Collaboration Tool Review – Scribblar

Collaboration is a skill that has become very important to the workforce.  Finding digital ways to collaborate is equally important as businesses expand their horizons to different areas of the country and world.  In the classroom, using digital collaboration tools allows teachers to begin exposing students to the concept.  I do believe that it is important to establish these skills in the school so that students are ready for what they may experience in the work field upon graduation.  Therefore, as long as students receive the soft skills involved with digital collaboration, it may not matter what tool they use to do it.

Keeping this in mind, I decided to take a look at one such collaboration tool that might have some use in the classroom.  Scribblar is a virtual whiteboard that would allow teachers to create rooms where students could join and experience many things.  Scribblar allows for the upload of things like images, Power Points, PDFs, and Word documents.  This gives the teacher some flexibility when thinking about how they may use the site.  Concepts could be reviewed, which would allow some students another opportunity to experience the material.  It could be an extension activity for students who are ahead in material, or for a concept that could not be fully explored in the classroom.  It could be a method of blending, or flipping, a classroom.  It is rather easy to create a room, and then invite students to that room by email or sharing a link.  A quick search on YouTube revealed users who have a deep understanding of the program and are able to really capitalize on all of the available features.  This search may also prove beneficial for a quick rundown of the many icons this site implements.  As a user becomes more comfortable, they would not be a problem, however, it could be confusing to a beginner with the site.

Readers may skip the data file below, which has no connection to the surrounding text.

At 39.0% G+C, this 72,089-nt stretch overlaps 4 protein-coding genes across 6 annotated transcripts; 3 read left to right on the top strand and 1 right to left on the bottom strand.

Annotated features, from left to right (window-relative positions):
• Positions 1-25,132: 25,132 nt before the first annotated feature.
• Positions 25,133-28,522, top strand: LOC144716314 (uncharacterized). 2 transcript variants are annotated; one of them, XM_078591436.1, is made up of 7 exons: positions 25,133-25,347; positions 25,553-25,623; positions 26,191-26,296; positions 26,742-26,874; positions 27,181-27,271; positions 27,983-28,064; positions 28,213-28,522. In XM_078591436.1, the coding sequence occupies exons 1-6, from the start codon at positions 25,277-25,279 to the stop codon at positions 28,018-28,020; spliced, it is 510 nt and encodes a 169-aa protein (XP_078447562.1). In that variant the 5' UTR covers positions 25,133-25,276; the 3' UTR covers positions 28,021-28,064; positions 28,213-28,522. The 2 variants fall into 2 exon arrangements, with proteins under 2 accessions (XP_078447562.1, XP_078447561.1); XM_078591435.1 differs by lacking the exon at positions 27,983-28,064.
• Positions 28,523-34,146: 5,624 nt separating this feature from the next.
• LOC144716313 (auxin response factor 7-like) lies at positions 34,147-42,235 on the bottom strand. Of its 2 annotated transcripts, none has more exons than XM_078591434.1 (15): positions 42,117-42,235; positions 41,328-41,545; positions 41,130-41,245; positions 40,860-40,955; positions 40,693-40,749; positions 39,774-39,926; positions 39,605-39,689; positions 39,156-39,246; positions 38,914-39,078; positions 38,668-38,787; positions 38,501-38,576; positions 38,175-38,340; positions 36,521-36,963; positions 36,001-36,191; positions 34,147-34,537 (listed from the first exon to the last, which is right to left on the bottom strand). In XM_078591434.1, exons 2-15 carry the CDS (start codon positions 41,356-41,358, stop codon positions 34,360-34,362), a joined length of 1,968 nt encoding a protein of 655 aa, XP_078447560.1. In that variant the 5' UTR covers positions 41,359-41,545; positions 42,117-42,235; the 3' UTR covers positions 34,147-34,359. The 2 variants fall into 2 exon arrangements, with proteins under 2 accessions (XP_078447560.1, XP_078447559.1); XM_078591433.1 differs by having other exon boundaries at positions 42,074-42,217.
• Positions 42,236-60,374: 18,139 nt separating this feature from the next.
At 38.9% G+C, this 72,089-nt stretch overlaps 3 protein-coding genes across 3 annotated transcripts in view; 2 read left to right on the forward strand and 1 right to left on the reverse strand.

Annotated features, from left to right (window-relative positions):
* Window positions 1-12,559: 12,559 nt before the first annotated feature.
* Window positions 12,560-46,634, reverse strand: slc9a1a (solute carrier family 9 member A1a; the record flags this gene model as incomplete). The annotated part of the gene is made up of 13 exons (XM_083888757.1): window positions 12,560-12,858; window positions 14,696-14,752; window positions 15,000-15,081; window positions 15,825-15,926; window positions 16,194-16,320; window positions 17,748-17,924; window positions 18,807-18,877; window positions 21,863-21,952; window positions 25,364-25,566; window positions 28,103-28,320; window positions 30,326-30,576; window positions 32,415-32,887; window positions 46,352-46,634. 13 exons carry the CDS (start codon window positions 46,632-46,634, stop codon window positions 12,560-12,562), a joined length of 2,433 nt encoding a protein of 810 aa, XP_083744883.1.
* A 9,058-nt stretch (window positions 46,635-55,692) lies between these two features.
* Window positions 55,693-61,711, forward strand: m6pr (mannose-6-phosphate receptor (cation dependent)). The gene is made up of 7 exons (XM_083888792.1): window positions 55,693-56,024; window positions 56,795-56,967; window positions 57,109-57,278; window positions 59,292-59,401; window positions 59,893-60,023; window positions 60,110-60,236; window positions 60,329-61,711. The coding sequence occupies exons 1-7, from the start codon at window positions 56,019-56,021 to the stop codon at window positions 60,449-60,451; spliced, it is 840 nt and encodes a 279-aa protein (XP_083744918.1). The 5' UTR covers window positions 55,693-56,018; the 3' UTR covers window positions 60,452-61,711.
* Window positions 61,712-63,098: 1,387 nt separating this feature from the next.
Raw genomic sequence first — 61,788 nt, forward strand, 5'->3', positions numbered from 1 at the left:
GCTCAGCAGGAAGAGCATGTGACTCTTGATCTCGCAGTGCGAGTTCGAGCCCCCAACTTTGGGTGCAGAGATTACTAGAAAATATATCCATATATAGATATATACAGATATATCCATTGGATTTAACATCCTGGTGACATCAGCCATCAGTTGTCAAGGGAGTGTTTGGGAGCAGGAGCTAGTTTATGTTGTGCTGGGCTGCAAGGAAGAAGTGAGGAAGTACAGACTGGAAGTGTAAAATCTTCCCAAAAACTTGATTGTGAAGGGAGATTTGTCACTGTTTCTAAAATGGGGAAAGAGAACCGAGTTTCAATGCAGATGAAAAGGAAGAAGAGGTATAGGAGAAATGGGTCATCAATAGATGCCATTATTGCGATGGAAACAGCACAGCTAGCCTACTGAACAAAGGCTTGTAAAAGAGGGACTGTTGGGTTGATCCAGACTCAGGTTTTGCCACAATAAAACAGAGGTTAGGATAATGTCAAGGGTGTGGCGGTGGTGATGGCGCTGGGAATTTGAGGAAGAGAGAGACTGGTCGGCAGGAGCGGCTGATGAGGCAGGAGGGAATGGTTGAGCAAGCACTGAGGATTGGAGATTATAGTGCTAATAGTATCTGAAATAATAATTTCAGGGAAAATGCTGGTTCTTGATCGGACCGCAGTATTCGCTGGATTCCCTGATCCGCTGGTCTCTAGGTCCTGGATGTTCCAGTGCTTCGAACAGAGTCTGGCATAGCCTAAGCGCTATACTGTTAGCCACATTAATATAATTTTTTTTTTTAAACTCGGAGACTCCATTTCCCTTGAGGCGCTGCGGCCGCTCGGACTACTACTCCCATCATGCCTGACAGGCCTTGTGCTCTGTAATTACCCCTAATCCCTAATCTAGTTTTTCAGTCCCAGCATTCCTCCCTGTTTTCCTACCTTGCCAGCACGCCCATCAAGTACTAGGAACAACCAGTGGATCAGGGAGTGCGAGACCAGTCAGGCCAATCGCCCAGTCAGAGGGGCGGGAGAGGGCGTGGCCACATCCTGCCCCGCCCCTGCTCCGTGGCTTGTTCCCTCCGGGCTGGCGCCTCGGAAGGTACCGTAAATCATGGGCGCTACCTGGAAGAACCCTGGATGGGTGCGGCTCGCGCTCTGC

However, the site is not free.  They do offer a 14 day trial, however, this would not allow me to really determine if it will work because I would not be able to get an entire class into the room (it limits it to three users in the trial).  The most expensive plan, which I would need, carries a cost of $69 per month.  This does include things like an API for integration, and does allow for unlimited users and rooms.  If a district, or even a building, were able to really use this, the cost may be worth the purchase.  One other note, I could not definitively determine whether the site was compliant with the Children’s Online Privacy Protection Act (COPPA).  The site also did not show up on the Student Privacy Pledge website (while not definitive, it is a site that is beneficial to check out).

To summarize, the tool has great potential and would work for many teachers.  However, it may be cost prohibitive for districts and teachers.  If this is not a hurdle that a district is facing, and they are satisfied with the language in the privacy policy, then I would suggest it’s use in the classroom.

This review of this site was conducted using a rubric from Blue Valley Educational Technology Services.


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